The complexity and array of clinical and research challenges that continue to emerge as observations about the high co-prevalence rates of chronic pain, PTSD, and mTBI are documented can be overwhelming to some. Even from an epidemiological perspective, questions remain about the true co-prevalence in larger, more broadly representative samples of OEF/OIF Veterans. The article by Haskell et al. (in press) that highlights gender differences in the report of pain among these Veterans is one explicit example of the complexity of the problem. This article can also serve as a cue to consider differences by ethnicity and race, branch of service and rank, age, and other potentially important individual difference variables. Associations with other common medical and mental health comorbidities such as alcohol and substance use disorders (perhaps especially prescription opioid misuse, abuse and dependence) and sleep disorders are also important to consider. The development of a sound theoretical framework for understanding the nature of these comorbidities may serve a critical role in informing both basic and applied research. On the clinical front, research and practice innovations that focus on development and systematic evaluation of specific integrative interventions, such as that proposed by Otis et al. (2009), as well as novel interdisciplinary and multimodal systems of care, are particularly exciting and promising. Ideally, as these initiatives advance, efforts will focus on the role of cognitive impairment as a moderator or mediator of therapeutic processes such as engagement and participation as well as outcomes such as reductions in pain severity, PTSD symptom severity, physical and social role functioning, and overall quality of life. Particular attention to barriers to engagement and full participation in these treatments is also encouraged.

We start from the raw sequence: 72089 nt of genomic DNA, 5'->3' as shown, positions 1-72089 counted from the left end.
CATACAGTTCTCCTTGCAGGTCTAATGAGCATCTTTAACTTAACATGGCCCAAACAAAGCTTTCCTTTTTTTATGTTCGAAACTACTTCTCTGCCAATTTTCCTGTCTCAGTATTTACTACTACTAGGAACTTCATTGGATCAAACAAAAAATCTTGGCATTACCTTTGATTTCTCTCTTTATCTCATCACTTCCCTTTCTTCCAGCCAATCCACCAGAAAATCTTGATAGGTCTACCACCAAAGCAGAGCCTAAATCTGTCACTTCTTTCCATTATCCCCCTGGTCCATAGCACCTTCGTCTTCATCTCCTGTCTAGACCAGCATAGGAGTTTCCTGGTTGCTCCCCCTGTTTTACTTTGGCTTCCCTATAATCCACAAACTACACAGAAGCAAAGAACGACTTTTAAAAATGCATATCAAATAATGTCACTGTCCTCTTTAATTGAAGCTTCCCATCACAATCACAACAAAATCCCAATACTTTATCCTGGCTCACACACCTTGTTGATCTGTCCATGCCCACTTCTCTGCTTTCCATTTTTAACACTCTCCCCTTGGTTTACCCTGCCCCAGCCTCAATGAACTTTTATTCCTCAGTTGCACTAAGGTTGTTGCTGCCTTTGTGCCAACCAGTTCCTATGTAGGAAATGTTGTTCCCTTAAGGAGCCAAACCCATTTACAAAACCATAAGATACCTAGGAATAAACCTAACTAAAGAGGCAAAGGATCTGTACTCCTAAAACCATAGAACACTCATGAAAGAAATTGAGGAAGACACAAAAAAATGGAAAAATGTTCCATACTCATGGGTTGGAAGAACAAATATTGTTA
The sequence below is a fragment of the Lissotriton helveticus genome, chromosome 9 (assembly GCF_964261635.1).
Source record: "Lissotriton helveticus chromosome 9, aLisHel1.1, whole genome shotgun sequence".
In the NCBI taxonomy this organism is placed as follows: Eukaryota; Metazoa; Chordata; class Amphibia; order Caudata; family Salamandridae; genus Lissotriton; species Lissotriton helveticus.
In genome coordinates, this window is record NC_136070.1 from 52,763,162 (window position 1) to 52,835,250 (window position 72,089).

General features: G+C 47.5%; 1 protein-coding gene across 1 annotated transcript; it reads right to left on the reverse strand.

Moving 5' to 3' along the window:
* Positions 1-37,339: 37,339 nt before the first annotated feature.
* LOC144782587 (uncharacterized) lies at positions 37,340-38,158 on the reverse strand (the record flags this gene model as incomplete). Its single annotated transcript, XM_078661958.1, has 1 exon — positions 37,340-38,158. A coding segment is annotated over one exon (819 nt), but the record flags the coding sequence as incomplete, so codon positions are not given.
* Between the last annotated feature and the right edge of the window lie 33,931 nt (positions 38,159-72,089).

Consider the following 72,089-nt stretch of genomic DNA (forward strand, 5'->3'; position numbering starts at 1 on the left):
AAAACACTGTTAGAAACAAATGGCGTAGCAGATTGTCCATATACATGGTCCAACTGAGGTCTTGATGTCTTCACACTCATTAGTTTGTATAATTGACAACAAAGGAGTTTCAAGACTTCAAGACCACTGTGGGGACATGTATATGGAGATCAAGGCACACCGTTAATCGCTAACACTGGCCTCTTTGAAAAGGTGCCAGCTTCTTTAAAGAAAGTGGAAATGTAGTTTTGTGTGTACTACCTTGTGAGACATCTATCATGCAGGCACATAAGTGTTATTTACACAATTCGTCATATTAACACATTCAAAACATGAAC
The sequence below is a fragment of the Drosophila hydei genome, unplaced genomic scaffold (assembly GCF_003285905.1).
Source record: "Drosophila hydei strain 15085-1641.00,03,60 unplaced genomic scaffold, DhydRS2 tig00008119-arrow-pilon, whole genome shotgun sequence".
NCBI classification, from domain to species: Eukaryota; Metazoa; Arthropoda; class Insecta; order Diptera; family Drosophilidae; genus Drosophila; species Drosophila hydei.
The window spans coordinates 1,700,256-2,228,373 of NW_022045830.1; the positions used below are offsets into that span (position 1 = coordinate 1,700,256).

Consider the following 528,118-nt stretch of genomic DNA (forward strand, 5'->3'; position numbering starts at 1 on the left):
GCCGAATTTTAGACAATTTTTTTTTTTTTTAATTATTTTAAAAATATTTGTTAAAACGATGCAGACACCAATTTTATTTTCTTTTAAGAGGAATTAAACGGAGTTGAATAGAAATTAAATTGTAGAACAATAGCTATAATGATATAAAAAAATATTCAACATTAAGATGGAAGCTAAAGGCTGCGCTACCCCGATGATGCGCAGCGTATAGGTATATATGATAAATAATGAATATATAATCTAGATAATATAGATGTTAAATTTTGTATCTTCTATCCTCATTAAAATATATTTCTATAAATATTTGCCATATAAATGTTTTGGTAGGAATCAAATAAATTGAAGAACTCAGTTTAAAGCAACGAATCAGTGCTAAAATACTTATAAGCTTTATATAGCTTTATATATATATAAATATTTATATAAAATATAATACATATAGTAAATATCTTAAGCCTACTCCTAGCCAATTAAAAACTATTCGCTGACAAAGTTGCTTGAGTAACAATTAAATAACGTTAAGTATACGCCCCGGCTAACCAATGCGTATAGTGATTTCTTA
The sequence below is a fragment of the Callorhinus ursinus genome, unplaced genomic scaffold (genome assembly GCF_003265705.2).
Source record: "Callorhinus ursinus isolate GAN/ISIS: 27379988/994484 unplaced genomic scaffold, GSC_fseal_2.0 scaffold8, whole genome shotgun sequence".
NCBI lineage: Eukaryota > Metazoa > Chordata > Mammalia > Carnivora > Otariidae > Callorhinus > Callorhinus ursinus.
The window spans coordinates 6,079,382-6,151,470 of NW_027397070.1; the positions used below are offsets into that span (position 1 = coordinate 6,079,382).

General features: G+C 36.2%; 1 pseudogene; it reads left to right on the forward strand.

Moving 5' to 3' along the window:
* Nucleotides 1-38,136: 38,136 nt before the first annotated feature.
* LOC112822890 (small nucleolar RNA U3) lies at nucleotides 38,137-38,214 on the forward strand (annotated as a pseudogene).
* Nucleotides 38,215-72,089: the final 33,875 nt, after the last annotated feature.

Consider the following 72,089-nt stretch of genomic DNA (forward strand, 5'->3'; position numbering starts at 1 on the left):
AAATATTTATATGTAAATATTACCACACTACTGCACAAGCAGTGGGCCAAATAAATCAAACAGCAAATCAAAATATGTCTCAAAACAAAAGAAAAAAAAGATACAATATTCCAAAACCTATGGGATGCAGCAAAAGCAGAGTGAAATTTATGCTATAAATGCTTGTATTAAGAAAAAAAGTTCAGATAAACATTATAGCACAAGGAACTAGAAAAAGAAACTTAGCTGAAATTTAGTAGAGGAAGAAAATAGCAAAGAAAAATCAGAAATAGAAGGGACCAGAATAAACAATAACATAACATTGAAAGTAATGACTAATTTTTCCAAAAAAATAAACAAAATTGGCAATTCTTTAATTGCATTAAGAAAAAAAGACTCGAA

As just one example of the complexities inherent in work in this area, we are reminded of some of the challenges associated with one critical clinical process, namely assessment. Pain is a subjective experience, and continued research is needed to develop reliable and accurate assessments of pain in individuals with various levels of cognitive impairment. Pain assessment in the communication-impaired patient represents one of the most significant challenges in the field of pain management (Herr et al., 2006). Most research has been conducted on pain assessment in patients with cognitive impairment secondary to dementia. Little evidence exists for pain assessment in other communication-impairment etiologies, including pain associated with trauma (Buffum, Hutt, Chang, Craine, & Snow, 2007). Although there are measures that have been validated and are commonly used when assessing pain in patients with impaired functioning or non-communicative patients including the Wong-Baker Faces Scale (Wong & Baker, 1998) and the Pain Assessment in Advanced Dementia (PAINAD; Warden, Hurley, & Volicer, 2003), these measures have not been validated on Veterans with TBI. Consequently, patients are vulnerable to the consequences of both under-treatment (inadequate treatment) and over-treatment (potential adverse medication effects). Compounding the problem is that persons with severe cognitive impairment tend to report fewer complaints (Fisher et al., 2002). Extrapolating from the empirical evidence related to pain assessment in persons with less severe cognitive impairment, it appears that patient self-report may be reliable (Chibnall & Tait, 2001; Horgas, Elliott, & Marsiske, 2009; Pautex et al., 2006). Nevertheless, future research should specifically examine the reliability of commonly employed pain assessment tools in the Veteran population with varying levels of cognitive impairment associated with TBI. Research should similarly examine the psychometric properties of measures commonly employed in the context of studies of novel treatments for pain, PTSD and mTBI.